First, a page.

To end the wasting and stunting of children and the exhaustion of their mothers requires sufficient spacing between children to allow for their own and their mothers' nutrition, and that allows for society's ability to provide the needed services, education, and jobs to support those who are born. To virtually end micronutrient deficiencies and nutrient-depleting illness requires not only more diverse diets, but also the income to support widespread access to adequate sanitation, safe water, public health and primary care services including immunization and nutritional and health education.
A permanent end to hunger will also need to address the great global changes now underway in environment, population, economy, and world order. The focus on women that has emerged from the 1994 Cairo Conference on Population and Development, discussed in the third article in this issue, can hasten the end of maternal anemia and child wasting and stunting. The painful but inexorable restructuring of the global economy may provide new sources of income to many parts of the world. The vision of sustainable development arising from the 1992 Rio Conference on Environment and Development can only encourage the effort to create a sustainable, but much enlarged food production system. The efforts to strengthen the United Nations and for collective action for human rights and international order can make the elimination of famine more feasible.
The good news is that while these great global concerns are all involved, the immediate goal of ending hunger need not await their full solution. This is the lesson of Europe in the 150 years since the Irish Famine, or of China in the 35 years since their great famine. For while poverty and hunger are closely linked, hunger can be eliminated even where poverty persists. The task is to raise the poverty floor above the hunger level, a task achieved in Europe following the Irish Famine. Even poorer countries can do so, as China has demonstrated by cutting hunger by more than half in the years following the famine loss of as many as 30 million people in 1959- 60. The rudiments of ending hunger are in place. It is only our collective aspiration to act that holds us back.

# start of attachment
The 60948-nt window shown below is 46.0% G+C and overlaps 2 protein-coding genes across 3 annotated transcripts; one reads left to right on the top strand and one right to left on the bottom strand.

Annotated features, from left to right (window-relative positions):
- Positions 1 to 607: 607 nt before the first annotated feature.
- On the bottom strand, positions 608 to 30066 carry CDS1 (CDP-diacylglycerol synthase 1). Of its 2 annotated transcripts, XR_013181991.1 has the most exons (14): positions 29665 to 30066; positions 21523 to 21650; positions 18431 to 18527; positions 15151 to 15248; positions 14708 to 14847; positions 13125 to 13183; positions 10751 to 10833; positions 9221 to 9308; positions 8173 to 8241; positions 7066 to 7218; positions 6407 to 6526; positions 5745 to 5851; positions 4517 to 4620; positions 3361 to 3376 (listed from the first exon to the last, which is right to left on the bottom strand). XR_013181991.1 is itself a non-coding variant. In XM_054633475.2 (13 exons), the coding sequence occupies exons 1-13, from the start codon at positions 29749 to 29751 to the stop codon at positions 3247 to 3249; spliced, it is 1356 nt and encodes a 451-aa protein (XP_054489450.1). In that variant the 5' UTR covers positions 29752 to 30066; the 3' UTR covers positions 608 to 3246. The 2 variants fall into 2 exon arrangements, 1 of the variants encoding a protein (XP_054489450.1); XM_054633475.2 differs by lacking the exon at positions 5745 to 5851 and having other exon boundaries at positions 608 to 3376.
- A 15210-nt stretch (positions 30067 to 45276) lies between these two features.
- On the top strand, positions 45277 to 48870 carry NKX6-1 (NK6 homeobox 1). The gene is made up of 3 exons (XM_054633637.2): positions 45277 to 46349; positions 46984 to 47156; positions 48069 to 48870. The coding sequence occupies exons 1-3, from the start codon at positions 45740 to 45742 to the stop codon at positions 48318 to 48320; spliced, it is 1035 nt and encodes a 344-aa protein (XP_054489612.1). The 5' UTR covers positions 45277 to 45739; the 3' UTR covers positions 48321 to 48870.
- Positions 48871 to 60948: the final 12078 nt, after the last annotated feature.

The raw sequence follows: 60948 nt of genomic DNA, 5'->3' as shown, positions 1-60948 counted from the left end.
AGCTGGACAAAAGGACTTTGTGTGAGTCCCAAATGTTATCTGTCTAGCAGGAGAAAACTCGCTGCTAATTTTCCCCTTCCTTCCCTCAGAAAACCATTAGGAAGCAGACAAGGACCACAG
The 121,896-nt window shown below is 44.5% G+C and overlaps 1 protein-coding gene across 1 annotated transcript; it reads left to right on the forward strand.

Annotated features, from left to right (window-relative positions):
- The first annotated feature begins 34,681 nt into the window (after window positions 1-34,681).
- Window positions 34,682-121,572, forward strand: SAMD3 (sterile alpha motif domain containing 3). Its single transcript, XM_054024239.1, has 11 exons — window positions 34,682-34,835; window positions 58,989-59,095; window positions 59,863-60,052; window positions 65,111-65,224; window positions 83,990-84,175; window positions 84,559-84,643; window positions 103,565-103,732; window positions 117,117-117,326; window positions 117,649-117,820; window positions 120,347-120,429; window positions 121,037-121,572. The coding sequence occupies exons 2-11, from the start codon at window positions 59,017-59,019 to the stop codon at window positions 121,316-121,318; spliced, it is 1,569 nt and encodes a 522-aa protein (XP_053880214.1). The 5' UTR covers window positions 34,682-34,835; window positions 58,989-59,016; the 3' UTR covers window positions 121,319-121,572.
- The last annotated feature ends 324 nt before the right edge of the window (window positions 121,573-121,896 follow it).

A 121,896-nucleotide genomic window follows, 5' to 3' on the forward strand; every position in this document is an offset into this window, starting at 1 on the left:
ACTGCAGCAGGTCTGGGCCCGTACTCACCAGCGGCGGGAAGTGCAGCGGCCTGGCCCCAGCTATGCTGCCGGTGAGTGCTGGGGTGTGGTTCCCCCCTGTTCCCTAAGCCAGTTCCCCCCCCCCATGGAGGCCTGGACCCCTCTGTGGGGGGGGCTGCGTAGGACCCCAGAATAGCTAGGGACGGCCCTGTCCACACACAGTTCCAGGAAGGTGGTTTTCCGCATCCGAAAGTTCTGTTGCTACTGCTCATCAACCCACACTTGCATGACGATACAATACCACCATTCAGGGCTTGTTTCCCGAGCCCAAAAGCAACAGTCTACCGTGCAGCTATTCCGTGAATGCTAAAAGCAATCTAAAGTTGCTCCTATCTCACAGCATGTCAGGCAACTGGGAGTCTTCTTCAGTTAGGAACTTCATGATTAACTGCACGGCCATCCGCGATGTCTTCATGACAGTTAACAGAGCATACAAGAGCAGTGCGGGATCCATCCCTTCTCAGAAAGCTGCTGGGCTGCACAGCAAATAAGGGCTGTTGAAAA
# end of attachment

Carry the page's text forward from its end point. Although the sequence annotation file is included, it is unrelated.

Reviewed by Per Pinstrup-Andersen and Nevin S. Scrimshaw
For Further Reading
"Food Security, Population, and Environment" by P. R. Ehrlich, A. Ehrlich, and G. C. Daily, Population and Development Review vol 19, pp 1-32, 1993.
"How Many People Can the Earth Feed?" by V. Smil. Population and Development Review vol 20, pp 255-292, 1994.
Hunger and Public Action by J. Drèze, and A. Sen. Oxford, Clarendon Press, 1989.
"Potential Impacts of Climate Change on Agriculture and World Food Supply," by C. Rosenzweig, and D.Hillel. Consequences vol 1 no 2, pp 23-32, 1995.
Poverty and Famines: An Essay on Entitlement and Deprivation. by A. Sen. Oxford, Clarendon Press, 1982.
The Hunger Report: 1995. Edited by E. Messer and P. Uvin. Amsterdam, Gordon and Breach, 1996.
"World Food Security: Prospects and Trends," by R. S. Chen and R. W. Kates. Food Policy vol 19, pp 192-208, 1994.
Per Pinstrup-Andersen works in Washington, D.C. as director general of the International Food Policy Research Institute, one of sixteen international agricultural research institutions sponsored by the Consultative Group on International Agricultural Research (CGIAR). He was formerly a professor of Food Economics at Cornell University, director of the Agroeconomic Division at the International Fertilizer Development Center, and agricultural economist with the International Center for Tropical Agriculture in Cali, Colombia.
Dr. Nevin S. Scrimshaw is a clinical and public health nutritionist and now Institute Emeritus Professor in the Department of Nutrition and Food Science at Massachusetts Institute of Technology in Cambridge. Prof. Scrimshaw founded the Institute of Nutrition of Central America and Panama, and in 1975 organized the World Hunger Programme for the United Nations University in Tokyo, whose food and nutrition activities he continues to direct. In 1991 he was named the United Nations World Food Prize Laureate.